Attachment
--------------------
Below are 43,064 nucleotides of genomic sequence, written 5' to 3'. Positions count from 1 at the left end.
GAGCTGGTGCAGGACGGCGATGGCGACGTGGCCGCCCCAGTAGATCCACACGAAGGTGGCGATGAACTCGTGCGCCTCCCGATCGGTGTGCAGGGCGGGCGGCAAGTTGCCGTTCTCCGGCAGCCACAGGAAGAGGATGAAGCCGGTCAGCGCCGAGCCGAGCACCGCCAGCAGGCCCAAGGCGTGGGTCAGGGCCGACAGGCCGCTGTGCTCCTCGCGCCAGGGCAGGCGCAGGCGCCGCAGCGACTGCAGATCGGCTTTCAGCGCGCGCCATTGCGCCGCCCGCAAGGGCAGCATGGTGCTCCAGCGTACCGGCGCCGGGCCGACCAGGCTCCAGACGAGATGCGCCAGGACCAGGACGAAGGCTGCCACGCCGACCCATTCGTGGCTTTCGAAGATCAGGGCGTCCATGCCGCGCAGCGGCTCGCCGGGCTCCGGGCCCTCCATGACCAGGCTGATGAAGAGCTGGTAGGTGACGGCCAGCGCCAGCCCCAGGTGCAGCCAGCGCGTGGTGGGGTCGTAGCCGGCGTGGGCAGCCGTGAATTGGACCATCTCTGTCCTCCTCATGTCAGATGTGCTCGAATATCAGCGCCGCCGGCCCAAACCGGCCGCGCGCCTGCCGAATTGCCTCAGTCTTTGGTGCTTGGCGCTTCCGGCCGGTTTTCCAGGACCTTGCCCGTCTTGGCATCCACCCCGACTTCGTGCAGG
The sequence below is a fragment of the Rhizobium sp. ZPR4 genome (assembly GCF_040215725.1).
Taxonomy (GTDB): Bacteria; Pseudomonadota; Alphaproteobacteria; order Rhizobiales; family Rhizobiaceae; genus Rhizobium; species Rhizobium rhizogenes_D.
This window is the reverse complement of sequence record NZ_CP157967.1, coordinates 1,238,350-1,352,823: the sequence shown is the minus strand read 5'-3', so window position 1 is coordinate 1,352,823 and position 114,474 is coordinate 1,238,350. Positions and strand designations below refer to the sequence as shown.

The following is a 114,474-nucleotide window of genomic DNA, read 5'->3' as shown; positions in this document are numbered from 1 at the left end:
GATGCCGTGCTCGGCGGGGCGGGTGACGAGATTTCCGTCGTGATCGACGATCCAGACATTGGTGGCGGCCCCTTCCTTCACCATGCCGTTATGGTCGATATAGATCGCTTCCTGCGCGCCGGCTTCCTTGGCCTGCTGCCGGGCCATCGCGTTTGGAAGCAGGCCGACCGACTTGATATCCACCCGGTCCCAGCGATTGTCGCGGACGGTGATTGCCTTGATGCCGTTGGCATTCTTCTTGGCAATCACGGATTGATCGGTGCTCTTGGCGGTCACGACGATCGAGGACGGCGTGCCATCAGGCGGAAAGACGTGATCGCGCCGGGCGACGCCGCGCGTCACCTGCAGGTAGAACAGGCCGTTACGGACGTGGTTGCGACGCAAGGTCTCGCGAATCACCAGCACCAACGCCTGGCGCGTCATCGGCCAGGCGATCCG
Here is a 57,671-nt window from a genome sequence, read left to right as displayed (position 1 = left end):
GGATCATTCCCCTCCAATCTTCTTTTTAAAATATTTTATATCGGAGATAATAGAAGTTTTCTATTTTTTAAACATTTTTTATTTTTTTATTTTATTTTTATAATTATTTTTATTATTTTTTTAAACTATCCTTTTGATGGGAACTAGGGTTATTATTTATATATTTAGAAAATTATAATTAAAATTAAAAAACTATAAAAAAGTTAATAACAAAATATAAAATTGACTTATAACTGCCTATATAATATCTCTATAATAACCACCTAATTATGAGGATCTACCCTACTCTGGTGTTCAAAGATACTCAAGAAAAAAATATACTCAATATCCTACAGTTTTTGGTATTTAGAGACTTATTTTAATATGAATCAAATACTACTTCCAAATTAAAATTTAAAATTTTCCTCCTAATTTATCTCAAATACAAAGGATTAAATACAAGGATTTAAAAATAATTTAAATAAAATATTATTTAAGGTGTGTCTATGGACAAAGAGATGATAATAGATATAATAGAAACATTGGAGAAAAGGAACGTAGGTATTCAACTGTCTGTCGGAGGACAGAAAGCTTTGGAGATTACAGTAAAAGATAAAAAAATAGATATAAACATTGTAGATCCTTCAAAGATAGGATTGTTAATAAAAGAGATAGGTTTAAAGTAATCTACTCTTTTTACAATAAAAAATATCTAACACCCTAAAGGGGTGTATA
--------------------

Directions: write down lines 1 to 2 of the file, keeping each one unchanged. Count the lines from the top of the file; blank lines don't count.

Below are 43,064 nucleotides of genomic sequence, written 5' to 3'. Positions count from 1 at the left end.
GAGCTGGTGCAGGACGGCGATGGCGACGTGGCCGCCCCAGTAGATCCACACGAAGGTGGCGATGAACTCGTGCGCCTCCCGATCGGTGTGCAGGGCGGGCGGCAAGTTGCCGTTCTCCGGCAGCCACAGGAAGAGGATGAAGCCGGTCAGCGCCGAGCCGAGCACCGCCAGCAGGCCCAAGGCGTGGGTCAGGGCCGACAGGCCGCTGTGCTCCTCGCGCCAGGGCAGGCGCAGGCGCCGCAGCGACTGCAGATCGGCTTTCAGCGCGCGCCATTGCGCCGCCCGCAAGGGCAGCATGGTGCTCCAGCGTACCGGCGCCGGGCCGACCAGGCTCCAGACGAGATGCGCCAGGACCAGGACGAAGGCTGCCACGCCGACCCATTCGTGGCTTTCGAAGATCAGGGCGTCCATGCCGCGCAGCGGCTCGCCGGGCTCCGGGCCCTCCATGACCAGGCTGATGAAGAGCTGGTAGGTGACGGCCAGCGCCAGCCCCAGGTGCAGCCAGCGCGTGGTGGGGTCGTAGCCGGCGTGGGCAGCCGTGAATTGGACCATCTCTGTCCTCCTCATGTCAGATGTGCTCGAATATCAGCGCCGCCGGCCCAAACCGGCCGCGCGCCTGCCGAATTGCCTCAGTCTTTGGTGCTTGGCGCTTCCGGCCGGTTTTCCAGGACCTTGCCCGTCTTGGCATCCACCCCGACTTCGTGCAGG